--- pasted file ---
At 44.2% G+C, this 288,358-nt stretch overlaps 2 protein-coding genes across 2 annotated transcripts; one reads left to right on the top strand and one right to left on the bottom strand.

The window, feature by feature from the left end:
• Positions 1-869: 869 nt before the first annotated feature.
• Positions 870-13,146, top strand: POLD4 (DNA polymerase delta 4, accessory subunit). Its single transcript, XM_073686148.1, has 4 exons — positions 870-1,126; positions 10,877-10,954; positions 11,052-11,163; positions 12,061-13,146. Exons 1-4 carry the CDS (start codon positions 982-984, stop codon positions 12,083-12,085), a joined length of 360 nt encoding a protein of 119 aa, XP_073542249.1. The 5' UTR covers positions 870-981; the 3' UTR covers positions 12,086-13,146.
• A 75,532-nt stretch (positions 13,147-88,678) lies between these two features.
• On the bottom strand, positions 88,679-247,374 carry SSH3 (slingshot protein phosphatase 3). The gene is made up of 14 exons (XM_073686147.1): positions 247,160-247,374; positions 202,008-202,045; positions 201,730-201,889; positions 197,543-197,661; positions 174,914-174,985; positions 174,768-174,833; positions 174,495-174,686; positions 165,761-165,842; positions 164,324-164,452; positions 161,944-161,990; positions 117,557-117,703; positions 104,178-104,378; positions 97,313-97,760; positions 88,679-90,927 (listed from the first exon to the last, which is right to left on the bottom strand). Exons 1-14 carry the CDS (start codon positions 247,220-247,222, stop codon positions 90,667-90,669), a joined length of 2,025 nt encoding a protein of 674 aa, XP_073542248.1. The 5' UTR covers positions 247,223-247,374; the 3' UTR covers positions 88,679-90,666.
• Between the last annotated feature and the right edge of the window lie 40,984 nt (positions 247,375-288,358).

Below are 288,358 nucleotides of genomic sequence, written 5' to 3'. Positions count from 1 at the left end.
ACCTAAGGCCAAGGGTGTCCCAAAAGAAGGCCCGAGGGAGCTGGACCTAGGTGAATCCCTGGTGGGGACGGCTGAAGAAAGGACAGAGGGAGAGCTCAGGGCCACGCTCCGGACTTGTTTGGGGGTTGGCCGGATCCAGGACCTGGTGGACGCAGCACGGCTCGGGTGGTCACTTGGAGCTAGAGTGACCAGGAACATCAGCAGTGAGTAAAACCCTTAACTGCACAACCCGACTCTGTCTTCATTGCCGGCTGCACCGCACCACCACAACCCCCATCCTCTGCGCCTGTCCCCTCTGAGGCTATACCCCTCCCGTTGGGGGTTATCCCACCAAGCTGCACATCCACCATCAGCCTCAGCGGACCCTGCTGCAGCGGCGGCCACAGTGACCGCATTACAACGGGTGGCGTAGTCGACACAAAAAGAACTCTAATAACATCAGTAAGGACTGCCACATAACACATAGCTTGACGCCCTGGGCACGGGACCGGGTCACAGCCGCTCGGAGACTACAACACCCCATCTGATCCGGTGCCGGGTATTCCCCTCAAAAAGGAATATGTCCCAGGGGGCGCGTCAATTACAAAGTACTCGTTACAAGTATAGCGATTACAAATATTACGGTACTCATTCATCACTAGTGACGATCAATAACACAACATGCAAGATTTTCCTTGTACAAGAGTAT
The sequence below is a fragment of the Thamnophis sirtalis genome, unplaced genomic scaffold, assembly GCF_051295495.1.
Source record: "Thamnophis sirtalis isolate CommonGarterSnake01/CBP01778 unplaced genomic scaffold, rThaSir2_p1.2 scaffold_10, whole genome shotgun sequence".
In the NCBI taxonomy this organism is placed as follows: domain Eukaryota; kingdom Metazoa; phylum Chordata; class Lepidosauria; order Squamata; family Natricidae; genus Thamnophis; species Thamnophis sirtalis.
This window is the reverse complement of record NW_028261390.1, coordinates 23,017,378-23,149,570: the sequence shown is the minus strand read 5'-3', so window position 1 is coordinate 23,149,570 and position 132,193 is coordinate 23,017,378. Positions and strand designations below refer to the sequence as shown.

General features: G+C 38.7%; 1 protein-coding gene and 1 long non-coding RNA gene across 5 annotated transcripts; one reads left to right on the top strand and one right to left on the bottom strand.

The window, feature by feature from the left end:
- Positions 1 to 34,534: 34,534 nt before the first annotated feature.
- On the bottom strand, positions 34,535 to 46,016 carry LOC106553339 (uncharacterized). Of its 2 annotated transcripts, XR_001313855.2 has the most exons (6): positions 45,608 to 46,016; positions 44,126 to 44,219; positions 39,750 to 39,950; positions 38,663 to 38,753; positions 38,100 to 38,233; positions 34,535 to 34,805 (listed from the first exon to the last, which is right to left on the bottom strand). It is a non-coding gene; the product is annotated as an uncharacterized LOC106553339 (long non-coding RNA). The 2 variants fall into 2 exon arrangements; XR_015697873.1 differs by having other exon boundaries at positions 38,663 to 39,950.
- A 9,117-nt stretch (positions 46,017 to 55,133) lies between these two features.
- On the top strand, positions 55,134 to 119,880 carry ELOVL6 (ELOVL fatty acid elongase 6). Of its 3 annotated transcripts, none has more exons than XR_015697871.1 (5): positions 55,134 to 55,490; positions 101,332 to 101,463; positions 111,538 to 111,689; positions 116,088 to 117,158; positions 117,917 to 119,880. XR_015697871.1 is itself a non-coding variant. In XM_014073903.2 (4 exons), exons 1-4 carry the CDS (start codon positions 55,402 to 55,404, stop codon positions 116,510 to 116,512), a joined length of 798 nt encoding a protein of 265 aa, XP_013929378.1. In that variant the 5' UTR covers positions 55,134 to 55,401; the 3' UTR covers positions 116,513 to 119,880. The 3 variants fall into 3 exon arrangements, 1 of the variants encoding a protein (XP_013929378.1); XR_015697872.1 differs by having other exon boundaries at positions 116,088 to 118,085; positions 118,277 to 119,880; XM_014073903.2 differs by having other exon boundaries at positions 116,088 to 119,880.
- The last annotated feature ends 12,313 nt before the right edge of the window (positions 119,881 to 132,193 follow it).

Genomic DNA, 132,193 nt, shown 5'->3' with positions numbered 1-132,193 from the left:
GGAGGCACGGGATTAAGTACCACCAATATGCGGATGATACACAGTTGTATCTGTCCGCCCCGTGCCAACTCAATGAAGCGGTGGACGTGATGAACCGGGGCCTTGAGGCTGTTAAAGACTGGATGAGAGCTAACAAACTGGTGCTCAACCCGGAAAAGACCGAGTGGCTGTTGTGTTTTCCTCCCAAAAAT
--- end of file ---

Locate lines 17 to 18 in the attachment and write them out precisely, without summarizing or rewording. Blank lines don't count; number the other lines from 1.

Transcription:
- On the bottom strand, positions 34,535 to 46,016 carry LOC106553339 (uncharacterized). Of its 2 annotated transcripts, XR_001313855.2 has the most exons (6): positions 45,608 to 46,016; positions 44,126 to 44,219; positions 39,750 to 39,950; positions 38,663 to 38,753; positions 38,100 to 38,233; positions 34,535 to 34,805 (listed from the first exon to the last, which is right to left on the bottom strand). It is a non-coding gene; the product is annotated as an uncharacterized LOC106553339 (long non-coding RNA). The 2 variants fall into 2 exon arrangements; XR_015697873.1 differs by having other exon boundaries at positions 38,663 to 39,950.
- A 9,117-nt stretch (positions 46,017 to 55,133) lies between these two features.